Ragnar Locker Ransomware Description
The Ragnar Locker Ransomware is a new data-encrypting Trojan that appears to target businesses specifically. Ransomware threats’ popularity does not seem to be dying off – on the contrary, more and more file-locking Trojans are being deployed.
Propagation and Encryption
It is likely that the authors of the Ragnar Locker deploy the threat manually on already compromised systems. This comes to show that this is a more complex operation than most ransomware propagation campaigns. Before launching the Ragnar Locker Ransomware, the attackers would make sure to inject a module that is capable of collecting data that is of interest from the infected machines. The authors of the ransomware threat state that unless the victim complies with their demands, all their important data will be leaked online. However, malware researchers are not yet able to confirm whether the creators of the Ragnar Locker Ransomware gather data from the compromised hosts, or they are just using the argument as a social engineering trick. The Ragnar Locker Ransomware will use an encryption algorithm to lock all the targeted data. Upon locking a file, the threat will append a new extension to its name ‘.ragnar_’ Every affected user has a uniquely generated victim ID, which contains numbers and uppercase letters. The Ragnar Locker Ransomware is capable of spotting any processes linked to commonly used remote desktop applications. If any are detected, the Ragnar Locker Ransomware will attempt to shut them down. This makes it more difficult for the victim to get remote help.
The Ransom Note
The Ragnar Locker Ransomware would drop a ransom note named ‘.RGNR_.txt.’ In the note, the attackers state what the demanded ransom fee is. According to reports from victims, the ransom fee is calculated individually. One thing remains unchanged – the fee is sky-high. Cybersecurity analysts state that the authors of the Ragnar Locker Ransomware tend to demand between $200,000 and $600,000. To protect their identity and avoid negative consequences, the attackers demand to be paid via Bitcoin. The creators of the Ragnar Locker Ransomware go a step further in securing their anonymity – they can only be contacted via TOX. This is an instant messaging client that is Tor-based.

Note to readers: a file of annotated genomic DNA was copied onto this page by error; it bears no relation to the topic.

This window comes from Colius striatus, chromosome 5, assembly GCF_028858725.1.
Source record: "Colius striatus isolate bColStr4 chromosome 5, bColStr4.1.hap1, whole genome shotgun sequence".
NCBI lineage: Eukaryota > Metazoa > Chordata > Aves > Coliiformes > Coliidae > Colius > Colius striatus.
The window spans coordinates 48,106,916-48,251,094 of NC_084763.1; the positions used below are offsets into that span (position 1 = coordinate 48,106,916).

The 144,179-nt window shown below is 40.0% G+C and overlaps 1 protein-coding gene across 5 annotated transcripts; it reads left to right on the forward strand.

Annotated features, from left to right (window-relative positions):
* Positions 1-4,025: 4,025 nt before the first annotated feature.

It is best to avoid contacting the authors of the Ragnar Locker Ransomware. They would not help you unless you agree to pay the astronomical ransom fee, which is a very bad idea, as there is no guarantee that you will get a decryption key even if you comply. Make sure your system is protected by a genuine anti-malware solution and do not forget to update all your applications regularly.
Update April 14th, 2020 – Ragnar Locker Gang Hits A ''Big Fish''
On April 14, 2020, security experts reported that the threat actors behind the Ragnar Locker ransomware had hit Energias de Portugal (EDP), a Portuguese multinational energy giant, and one of the largest European companies in the energy sector.
The company has more than 11,500 employees worldwide, operating in 19 countries on four continents, delivering energy to more than 11 million customers. Headquartered in Lisbon, it's the 4th biggest producer of wind energy in the world, with $14.5 billion in revenue for 2019, a thing that the attackers certainly put into consideration when making the ransom demand.
The threat actors posted on their leak site, demanding a whopping 1,580 bitcoin ($11 million at the time of writing) from EDP, as they claim to have stolen more than 10TB of sensitive company information that they threaten to release if the ransom demand is not met within 20 days of the infection.
The Ragnar Locker group uploaded a few files and screenshots to their leak site, as proof of their successful data theft. Among the data, is an edpradmin2.kdb KeePass password manager database, which contains EDP employee accounts, login credentials, notes, and URLs.
Apart from the leak site upload, the attackers also dropped a note on EDPS systems, informing the company that they were able to obtain confidential information on transactions, billing, contracts, partners, and clients.
''And be assure that if you wouldn't pay, all files and documents would be publicated for everyones view and also we would notify all your clients and partners about this leakage with direct links,'' the note read. ''So if you want to avoid such a harm for your reputation, better pay the amount that we asking for.''
A company spokesperson for EDP confirmed the attack happened on Easter Monday but was not able to verify the ransom demand. He also noted that: ''The power supply service and critical infrastructure, however, have never been compromised and we continue to ensure this operation as normal,'' and that: ''EDP is working with authorities, that were immediately notified of the attack to identify the origin and anatomy of the attack.''